Definition of Meiosis
“Meiosis is the type of cell division that results in four daughter cells, each with half the number of chromosomes of the parent cell.”
What is Meiosis?
Meiosis is the process in which a single cell divides twice to form four haploid daughter cells. These cells are the gametes – sperms in males and egg in females. The process of meiosis is divided into 2 stages. Each stage is subdivided into several phases.
- Prophase I
- Metaphase I
- Anaphase I
- Telophase I
- Cytokinesis I
- Prophase II
- Metaphase II
- Anaphase II
- Telophase II
- Cytokinesis II
Read on to explore what is meiosis and meiosis cell division along with the different meiosis stages in detail.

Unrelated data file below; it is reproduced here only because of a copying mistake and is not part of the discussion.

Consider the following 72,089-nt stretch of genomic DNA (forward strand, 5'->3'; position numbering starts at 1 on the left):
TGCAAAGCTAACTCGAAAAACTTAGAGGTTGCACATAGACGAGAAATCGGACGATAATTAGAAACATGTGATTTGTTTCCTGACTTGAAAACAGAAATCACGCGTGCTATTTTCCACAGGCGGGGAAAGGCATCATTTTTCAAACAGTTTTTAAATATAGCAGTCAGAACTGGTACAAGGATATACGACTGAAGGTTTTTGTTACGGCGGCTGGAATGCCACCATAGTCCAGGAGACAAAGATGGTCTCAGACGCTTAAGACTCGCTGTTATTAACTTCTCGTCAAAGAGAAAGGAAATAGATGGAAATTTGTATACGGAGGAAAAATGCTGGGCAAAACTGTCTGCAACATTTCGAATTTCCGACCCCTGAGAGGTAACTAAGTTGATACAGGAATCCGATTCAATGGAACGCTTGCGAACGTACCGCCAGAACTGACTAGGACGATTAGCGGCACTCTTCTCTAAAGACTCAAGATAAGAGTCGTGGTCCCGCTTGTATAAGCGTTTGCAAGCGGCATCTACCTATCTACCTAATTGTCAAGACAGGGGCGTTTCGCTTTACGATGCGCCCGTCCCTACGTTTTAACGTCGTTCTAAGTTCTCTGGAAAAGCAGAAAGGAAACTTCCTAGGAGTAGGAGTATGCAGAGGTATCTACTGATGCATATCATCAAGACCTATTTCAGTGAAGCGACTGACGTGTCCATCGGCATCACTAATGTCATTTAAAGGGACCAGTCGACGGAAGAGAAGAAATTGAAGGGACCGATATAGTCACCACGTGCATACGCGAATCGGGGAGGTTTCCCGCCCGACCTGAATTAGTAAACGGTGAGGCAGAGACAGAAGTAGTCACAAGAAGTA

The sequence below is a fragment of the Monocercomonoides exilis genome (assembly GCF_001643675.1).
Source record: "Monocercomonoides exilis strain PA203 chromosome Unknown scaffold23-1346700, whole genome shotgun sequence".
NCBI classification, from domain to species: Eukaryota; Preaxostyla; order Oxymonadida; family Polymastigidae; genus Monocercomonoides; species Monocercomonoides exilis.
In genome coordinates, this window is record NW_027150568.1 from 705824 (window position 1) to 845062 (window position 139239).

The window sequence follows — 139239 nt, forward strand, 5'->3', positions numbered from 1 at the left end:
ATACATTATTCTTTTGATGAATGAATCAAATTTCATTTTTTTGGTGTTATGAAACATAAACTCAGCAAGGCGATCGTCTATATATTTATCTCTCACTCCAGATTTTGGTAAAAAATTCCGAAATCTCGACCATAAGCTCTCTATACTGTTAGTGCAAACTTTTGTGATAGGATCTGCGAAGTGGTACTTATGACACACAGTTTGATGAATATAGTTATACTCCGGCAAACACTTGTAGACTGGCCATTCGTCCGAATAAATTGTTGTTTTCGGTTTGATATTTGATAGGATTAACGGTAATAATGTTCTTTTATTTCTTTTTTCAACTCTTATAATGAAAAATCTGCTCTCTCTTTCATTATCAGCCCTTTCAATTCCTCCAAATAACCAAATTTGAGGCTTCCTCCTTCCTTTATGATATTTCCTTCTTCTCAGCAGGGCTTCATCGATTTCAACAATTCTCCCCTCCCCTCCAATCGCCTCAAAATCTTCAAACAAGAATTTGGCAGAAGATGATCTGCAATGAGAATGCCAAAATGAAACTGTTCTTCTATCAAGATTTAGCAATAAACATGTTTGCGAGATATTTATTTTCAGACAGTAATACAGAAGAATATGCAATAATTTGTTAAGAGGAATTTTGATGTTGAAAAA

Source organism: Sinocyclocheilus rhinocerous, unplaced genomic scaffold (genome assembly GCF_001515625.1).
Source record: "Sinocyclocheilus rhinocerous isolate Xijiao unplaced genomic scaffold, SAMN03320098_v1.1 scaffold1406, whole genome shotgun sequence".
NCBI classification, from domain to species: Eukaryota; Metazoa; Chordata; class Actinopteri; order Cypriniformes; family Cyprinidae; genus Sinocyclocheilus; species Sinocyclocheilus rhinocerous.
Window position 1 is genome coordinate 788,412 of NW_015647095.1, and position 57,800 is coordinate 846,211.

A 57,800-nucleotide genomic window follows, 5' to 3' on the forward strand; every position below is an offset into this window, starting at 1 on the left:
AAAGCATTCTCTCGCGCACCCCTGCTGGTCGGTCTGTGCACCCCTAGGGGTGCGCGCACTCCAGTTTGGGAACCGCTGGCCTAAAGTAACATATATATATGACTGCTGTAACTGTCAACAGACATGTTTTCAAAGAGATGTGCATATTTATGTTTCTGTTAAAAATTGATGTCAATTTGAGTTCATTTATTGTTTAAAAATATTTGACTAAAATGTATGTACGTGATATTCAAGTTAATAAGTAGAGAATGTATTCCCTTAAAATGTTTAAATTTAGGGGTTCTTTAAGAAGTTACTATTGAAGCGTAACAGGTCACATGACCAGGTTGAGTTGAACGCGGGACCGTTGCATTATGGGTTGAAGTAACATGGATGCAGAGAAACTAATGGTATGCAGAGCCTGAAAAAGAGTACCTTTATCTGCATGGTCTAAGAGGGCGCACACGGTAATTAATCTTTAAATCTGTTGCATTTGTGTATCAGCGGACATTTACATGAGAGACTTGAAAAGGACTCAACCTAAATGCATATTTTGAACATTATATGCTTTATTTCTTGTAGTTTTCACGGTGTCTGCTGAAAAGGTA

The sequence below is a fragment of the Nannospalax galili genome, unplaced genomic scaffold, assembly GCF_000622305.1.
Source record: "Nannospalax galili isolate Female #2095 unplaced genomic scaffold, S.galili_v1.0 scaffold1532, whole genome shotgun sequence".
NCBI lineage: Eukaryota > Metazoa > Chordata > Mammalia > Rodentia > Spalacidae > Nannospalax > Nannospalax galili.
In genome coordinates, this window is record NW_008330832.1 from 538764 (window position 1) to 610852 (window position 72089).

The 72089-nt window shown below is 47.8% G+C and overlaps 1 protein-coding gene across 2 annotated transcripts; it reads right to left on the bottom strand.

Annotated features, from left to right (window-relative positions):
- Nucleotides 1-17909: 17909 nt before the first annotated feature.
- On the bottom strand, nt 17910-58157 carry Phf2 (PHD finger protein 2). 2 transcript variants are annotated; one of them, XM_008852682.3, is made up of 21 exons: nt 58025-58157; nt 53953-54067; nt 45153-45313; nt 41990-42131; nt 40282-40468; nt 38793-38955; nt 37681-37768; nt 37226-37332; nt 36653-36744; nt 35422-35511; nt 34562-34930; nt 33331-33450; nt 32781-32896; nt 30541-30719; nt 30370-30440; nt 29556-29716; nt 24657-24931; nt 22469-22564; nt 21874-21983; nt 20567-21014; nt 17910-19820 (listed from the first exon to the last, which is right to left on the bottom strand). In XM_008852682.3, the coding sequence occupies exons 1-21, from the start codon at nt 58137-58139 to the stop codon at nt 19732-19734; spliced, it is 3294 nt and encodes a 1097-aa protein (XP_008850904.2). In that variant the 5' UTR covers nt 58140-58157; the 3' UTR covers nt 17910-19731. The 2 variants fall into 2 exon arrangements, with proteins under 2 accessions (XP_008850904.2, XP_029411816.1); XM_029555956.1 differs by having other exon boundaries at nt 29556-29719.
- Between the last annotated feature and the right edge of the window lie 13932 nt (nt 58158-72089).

Also Read: Mitosis
Stages of Meiosis
Meiosis cell division takes place in the following stages:
- The nuclear envelope disintegrates.
- Chromosomes begin to condense.
- Spindle fibres appear.
Spindle fibres attach to the chromosomes at the centromere.
The homologous chromosomes align at the equatorial plate ensuring genetic diversity among offspring.
The homologous chromosomes are pulled towards the opposite poles.
- Spindle fibres disappear.
- Nuclear envelope is reformed.
The cytoplasm and the cell division result in 2 non-identical haploid daughter cells.
- The chromatin condenses into chromosomes.
- Nuclear envelope disintegrates.
- Centrosomes migrate to either poles.
- Spindle fibres are reformed.
The chromosomes align along the equatorial plate. On the contrary, the chromosomes in metaphase I were in homologous pairs.
Sister chromatids are pulled to the opposite poles.
Nuclear envelope redevelops and the spindle fibres disappear.
The cytoplasm and cell divide producing 4 non-identical haploid daughter cells.
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